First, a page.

Presentation on theme: "Turkey is located between 36 – 42 north latitude and 26 – 45 east longitude, bordering the Mediterranean, Aegean and Black Seas, Turkey is blessed with."— Presentation transcript:
Turkey is located between 36 – 42 north latitude and 26 – 45 east longitude, bordering the Mediterranean, Aegean and Black Seas, Turkey is blessed with renewable resources. Among the European Union, it has the highest hydropower, wind and geothermal energy potentials (GENI 2011).
As of 2011, Turkey is the sixth biggest economy in Europe with its more than $376 billion foreign trade volume and exports its goods to more than 200 countries two thirds of them being advanced economies (EPDK 2012).
Energy consumption in Turkey is low when compared with Western European countries. However, the large, young and increasingly urban population together with expected industrial development potential in Turkey represents a significant growth potential. Currently, Turkey is a major energy importer, as the increase in its energy consumption has outpaced domestic production. Substantial investment in the energy sector will be required in near future in order to meet the increasing demand in Turkey (REPUBLIC OF TURKEY P.M. 2010)
* Energy in the form that it is first accounted for in a statistical energy balance, before any transformation to secondary or tertiary forms of energy. For example, coal can be converted to synthetic gas, which can be converted to electricity; in this example, coal is primary energy, synthetic gas is secondary energy, and electricity is tertiary energy. The energy production (kt of oil equivalent) in Turkey was last reported at 30286.84 in 2010, according to a World Bank report published in 2012. Energy production refers to forms of primary energy--petroleum (crude oil, natural gas liquids, and oil from nonconventional sources), natural gas, solid fuels (coal, lignite, and other derived fuels), and combustible renewables and waste--and primary electricity, all converted into oil equivalents.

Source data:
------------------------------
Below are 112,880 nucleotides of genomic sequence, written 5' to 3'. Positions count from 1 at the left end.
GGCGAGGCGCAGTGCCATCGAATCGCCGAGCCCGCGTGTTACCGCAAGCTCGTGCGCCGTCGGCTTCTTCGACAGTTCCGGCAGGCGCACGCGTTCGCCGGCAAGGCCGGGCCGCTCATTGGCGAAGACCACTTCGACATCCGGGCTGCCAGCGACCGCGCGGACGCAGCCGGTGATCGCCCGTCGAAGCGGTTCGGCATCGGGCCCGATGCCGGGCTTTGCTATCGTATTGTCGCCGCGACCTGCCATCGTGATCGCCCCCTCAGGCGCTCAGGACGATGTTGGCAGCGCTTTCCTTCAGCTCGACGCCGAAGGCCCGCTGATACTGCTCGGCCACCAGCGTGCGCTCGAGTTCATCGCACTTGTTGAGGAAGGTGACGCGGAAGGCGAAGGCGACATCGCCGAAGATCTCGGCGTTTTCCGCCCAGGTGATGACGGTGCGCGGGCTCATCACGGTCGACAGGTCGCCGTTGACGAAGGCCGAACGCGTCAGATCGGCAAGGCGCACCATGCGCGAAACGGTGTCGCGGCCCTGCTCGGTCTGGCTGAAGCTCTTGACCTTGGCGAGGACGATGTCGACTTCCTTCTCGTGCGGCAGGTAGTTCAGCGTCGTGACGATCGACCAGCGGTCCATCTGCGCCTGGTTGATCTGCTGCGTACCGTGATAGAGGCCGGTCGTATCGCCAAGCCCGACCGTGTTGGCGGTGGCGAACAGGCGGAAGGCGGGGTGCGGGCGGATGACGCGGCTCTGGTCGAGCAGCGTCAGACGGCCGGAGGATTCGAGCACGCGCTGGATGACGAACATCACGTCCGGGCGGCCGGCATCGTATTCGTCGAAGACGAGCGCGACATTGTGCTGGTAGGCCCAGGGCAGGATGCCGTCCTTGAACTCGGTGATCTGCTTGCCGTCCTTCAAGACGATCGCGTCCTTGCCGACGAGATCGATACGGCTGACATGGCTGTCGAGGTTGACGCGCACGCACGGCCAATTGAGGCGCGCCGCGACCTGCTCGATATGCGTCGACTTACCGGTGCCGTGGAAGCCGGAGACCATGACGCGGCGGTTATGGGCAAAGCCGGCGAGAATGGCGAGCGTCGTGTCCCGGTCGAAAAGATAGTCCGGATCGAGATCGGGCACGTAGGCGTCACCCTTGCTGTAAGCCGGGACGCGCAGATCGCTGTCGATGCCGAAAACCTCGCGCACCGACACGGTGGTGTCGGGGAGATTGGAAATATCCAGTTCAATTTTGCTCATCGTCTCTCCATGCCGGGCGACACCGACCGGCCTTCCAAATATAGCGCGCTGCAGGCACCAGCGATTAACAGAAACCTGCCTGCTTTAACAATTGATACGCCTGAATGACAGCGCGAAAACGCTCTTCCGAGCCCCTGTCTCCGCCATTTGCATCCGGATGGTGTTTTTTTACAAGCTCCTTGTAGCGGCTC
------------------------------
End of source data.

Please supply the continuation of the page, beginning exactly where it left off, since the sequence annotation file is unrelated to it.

Turkey is the 22nd country in the world that has the highest energy consumption with 114.3 billion TEP (BP Statistical World Review of Energy, June 2011). Primary Energy Consumption of Turkey (2000-2011)
Based on the reference scenario, our primary energy consumption is expected to increase by 4% annually by 2020. Primary energy consumption rates of Turkey is given below;
In order to boost the use of renewable energy, in May 2005 the Turkish government published the first Renewable Energy Law, which introduced tariff support for electricity produced by renewable sources. After the reformation of 2010; REL (Renewable Energy Law, 29.12.2010) Offers Incentive The Type of Facility based on Energy SourceABD Dollar cent/kWh Hydroelectric Power Production Facility7.3 Wind Power Production Facility7.3 Geothermal-Based Production Facility10.5 Biomass-Based Production Facility13.3 Solar Energy-Based Production Facility 13.3
Our Renewable Energy SourcesHydroelectricity Turkey's Potential Installed Power (End of September 2012) Electricity Generation (End of September 2012) 2023 Objectives 160000 GW 33.4% 18.596 MW 25.9%50.000MW The goal is to use the all existing potential in Turkey.
Our Renewable Energy Sources Wind Power Turkey's Potential Installed Power (End of September 2012) Electricity Generation (End of September 2012) 2023 Objectives 48000 MW 3.8% 2.106 MW 2.4%20.000MW In terms of the growth of wind energy, our country is one of Europe's leading 10 countries. Expected to invest more wind power plant in the future.
Our Renewable Energy Sources Geothermal Energy Turkey is rich in geothermal energy. Turkey is one of the top 5 countries in heat and thermal applications in the world. Turkey's Potential Installed Power (End of September 2012) Electricity Generation (End of September 2012) 2023 Objectives 31.500 MWt 0.2% 114MW 0.3%600MW
Our Renewable Energy Sources Solar Energy Our country is the world's leading countries in the use of solar energy water heating systems. However, Turkey is not as successful as in producing electricity from the sun yet. Turkey's Potential Installed Power (End of September 2012) Electricity Generation (End of September 2012) 2023 Objectives 380 billion kWh/year There is almost no3000 MW
Our Renewable Energy Sources Biomass Energy Our country is the world's leading countries in the use of solar energy water heating systems. However, Turkey is not as successful as in producing electricity from the sun yet. Turkey's Potential Installed Power (End of September 2012) Electricity Generation (End of September 2012) 2023 Objectives 4000 MW145.7 MW88.4 MW600MW